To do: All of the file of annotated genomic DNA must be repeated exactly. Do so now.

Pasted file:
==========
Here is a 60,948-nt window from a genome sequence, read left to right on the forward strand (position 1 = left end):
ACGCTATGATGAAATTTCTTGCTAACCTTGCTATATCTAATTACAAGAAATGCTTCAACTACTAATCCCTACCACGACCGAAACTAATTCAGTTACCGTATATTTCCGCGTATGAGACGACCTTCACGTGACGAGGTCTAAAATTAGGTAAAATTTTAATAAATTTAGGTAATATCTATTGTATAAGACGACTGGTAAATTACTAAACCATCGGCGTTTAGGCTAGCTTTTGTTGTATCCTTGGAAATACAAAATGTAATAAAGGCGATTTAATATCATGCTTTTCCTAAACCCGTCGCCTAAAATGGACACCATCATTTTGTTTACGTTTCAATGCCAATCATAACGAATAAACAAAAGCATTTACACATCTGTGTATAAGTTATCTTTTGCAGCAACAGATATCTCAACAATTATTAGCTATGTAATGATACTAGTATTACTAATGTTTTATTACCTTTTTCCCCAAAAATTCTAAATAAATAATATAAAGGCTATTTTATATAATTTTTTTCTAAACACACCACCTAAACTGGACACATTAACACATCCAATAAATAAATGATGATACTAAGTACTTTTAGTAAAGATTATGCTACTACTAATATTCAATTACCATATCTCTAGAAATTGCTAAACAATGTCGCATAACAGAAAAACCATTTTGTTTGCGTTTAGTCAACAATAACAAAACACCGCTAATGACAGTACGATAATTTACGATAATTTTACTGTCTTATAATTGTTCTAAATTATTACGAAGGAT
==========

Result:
Here is a 60,948-nt window from a genome sequence, read left to right on the forward strand (position 1 = left end):
ACGCTATGATGAAATTTCTTGCTAACCTTGCTATATCTAATTACAAGAAATGCTTCAACTACTAATCCCTACCACGACCGAAACTAATTCAGTTACCGTATATTTCCGCGTATGAGACGACCTTCACGTGACGAGGTCTAAAATTAGGTAAAATTTTAATAAATTTAGGTAATATCTATTGTATAAGACGACTGGTAAATTACTAAACCATCGGCGTTTAGGCTAGCTTTTGTTGTATCCTTGGAAATACAAAATGTAATAAAGGCGATTTAATATCATGCTTTTCCTAAACCCGTCGCCTAAAATGGACACCATCATTTTGTTTACGTTTCAATGCCAATCATAACGAATAAACAAAAGCATTTACACATCTGTGTATAAGTTATCTTTTGCAGCAACAGATATCTCAACAATTATTAGCTATGTAATGATACTAGTATTACTAATGTTTTATTACCTTTTTCCCCAAAAATTCTAAATAAATAATATAAAGGCTATTTTATATAATTTTTTTCTAAACACACCACCTAAACTGGACACATTAACACATCCAATAAATAAATGATGATACTAAGTACTTTTAGTAAAGATTATGCTACTACTAATATTCAATTACCATATCTCTAGAAATTGCTAAACAATGTCGCATAACAGAAAAACCATTTTGTTTGCGTTTAGTCAACAATAACAAAACACCGCTAATGACAGTACGATAATTTACGATAATTTTACTGTCTTATAATTGTTCTAAATTATTACGAAGGAT